I had a great day yesterday. I got up early with my son and we got ready for the day together. I dropped him off at school and had a great workout at the Y, then I showered and ate an early lunch that was healthy and delicious. I worked on an important project for a couple of hours before I picked my son up to take him to his taekwondo class. I got to watch him practice his moves while also getting a little work done. We drove home and I cooked a simple, healthy dinner before I had a productive meeting with the officers of a club I belong to. The meeting ended in time for me to snuggle with my son before he fell asleep. It was a great day.
I had a lousy day yesterday. I didn’t get up as early as I wanted to and I didn’t eat as healthy a breakfast as I usually do. I went to a new class at the Y and I didn’t know what the heck I was doing so I kept messing up the steps. The people behind me must have been cursing me! The class also went longer than I thought it would so I got behind in my schedule. I only had a couple of hours to work on an important project and I didn’t get much done. I rushed to pick my son up and take him to taekwondo, and rushed home to cook dinner, which I did—unfortunately, it was ready at 7 PM, just as my fellow club members arrived for our meeting. I didn’t eat until 9 PM! It was a lousy day.
Obviously, this was one day, not two. I feel like I lived the first day and I really had to think about the second day to write it the way I did. But if I thought my day was a lousy day, I would have experienced it as a lousy day.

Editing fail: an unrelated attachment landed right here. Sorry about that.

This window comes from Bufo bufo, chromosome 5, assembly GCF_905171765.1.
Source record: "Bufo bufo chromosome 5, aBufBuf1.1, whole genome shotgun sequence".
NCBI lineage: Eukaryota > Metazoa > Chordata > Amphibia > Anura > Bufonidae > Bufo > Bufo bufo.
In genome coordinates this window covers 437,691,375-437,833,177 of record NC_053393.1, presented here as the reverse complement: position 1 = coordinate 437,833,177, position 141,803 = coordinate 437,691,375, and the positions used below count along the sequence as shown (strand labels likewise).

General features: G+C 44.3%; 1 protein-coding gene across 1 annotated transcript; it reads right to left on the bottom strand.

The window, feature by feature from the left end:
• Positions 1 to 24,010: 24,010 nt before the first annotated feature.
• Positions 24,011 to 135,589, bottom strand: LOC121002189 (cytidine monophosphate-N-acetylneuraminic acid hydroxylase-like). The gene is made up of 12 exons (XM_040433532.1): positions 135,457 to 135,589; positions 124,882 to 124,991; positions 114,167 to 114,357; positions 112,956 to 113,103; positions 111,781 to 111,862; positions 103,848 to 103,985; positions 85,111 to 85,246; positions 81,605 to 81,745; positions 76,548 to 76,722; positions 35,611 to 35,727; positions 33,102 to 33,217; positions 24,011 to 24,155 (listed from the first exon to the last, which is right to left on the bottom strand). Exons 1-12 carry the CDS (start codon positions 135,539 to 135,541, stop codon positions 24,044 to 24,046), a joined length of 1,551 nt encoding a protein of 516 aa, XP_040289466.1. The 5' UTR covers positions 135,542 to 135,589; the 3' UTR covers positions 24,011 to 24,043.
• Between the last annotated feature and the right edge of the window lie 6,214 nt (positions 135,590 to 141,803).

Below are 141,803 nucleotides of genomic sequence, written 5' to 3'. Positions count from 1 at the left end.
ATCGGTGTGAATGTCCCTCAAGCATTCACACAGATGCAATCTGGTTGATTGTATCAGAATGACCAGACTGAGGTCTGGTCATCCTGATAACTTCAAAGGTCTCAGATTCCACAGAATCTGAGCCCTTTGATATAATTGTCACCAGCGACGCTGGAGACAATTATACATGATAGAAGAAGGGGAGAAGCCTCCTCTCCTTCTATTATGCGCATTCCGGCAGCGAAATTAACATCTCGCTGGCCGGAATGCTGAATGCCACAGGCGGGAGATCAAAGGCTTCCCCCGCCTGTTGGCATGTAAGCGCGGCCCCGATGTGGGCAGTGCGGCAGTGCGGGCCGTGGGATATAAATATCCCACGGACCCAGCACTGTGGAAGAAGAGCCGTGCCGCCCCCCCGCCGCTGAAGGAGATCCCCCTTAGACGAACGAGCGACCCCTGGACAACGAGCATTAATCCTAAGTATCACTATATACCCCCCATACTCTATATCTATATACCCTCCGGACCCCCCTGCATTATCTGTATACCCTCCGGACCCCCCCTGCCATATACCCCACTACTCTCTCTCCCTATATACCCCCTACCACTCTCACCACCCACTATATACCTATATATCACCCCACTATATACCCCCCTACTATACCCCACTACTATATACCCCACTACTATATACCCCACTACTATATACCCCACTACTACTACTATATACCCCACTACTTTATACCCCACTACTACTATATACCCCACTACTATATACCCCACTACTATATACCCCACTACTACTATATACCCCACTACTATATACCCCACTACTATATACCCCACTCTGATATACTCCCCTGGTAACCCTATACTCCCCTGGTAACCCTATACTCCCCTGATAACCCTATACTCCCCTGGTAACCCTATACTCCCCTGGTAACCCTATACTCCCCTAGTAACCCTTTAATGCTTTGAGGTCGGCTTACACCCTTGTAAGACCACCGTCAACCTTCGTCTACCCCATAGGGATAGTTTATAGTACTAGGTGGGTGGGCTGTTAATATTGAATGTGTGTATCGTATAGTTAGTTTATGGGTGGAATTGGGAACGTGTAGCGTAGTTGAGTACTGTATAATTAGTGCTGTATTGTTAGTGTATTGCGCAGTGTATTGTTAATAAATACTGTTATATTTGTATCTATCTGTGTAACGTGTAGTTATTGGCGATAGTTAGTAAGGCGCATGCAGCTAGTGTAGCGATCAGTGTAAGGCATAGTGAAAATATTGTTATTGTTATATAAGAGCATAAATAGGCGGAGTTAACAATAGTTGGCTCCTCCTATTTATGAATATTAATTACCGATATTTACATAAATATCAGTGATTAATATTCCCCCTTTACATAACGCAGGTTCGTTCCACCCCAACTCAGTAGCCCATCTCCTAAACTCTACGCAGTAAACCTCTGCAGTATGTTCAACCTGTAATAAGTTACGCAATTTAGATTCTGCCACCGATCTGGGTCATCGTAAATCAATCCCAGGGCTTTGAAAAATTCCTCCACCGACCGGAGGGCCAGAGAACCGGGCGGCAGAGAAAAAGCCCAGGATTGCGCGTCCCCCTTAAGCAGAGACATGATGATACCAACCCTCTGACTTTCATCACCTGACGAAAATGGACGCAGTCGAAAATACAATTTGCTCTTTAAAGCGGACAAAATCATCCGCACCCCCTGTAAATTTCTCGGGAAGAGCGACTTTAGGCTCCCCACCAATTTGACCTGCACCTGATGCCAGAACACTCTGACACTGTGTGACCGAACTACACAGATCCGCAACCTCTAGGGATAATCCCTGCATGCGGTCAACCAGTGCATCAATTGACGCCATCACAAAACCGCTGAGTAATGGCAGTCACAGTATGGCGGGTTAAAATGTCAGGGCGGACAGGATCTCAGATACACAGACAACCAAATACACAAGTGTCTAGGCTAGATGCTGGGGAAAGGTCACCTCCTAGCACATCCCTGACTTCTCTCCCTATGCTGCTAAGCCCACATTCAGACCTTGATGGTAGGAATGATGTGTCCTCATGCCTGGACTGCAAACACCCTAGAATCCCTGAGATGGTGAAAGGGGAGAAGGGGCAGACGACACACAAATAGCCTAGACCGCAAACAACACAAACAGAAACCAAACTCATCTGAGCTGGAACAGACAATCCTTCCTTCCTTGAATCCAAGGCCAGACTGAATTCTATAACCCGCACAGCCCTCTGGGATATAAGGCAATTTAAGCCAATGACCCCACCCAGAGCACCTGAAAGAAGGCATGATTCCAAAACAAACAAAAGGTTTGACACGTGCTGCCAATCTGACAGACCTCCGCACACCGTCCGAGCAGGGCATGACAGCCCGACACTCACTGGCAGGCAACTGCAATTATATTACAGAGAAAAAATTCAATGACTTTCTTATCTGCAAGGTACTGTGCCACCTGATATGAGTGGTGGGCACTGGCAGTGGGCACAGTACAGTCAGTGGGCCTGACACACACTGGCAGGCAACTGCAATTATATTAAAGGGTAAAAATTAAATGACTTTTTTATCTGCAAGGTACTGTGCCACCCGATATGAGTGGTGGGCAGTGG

Our thoughts about the circumstances of the day are what create the experience of the day. Because I thought I had a great day, I went to bed feeling like I’d been productive and happy. If I had thought I’d had a lousy day, I probably would have gone to bed feeling defeated and exhausted. Believe me, I’ve had those days!
I have come to see that any circumstance is neutral until we have a thought about it. I’ve been training my brain for years to notice the positive. I’ve had to overcome a lot of hardwiring—it’s much easier for us to notice the negative than to notice the positive, but that doesn’t mean the negative is more prevalent than the positive, it just means we see what we expect to see.
I don’t always see the positive, but it’s much easier for me than it used to be. The only way to become more positive, to have better days, is to consciously, deliberately—and with great effort—notice what is good, what is happening for you, not against you, and to practice doing this over and over.
When you have a thought like: It’s raining so hard, the commute is going to be awful! Consciously choose to think a more positive thought: I get to listen to that biography on Einstein the whole way!
Take the time to train your brain. Become aware of what you’re thinking and consciously choose to think something more positive (or less negative, if positive is still a stretch for you.)
You’ll be surprised by how many great days are waiting for you to experience!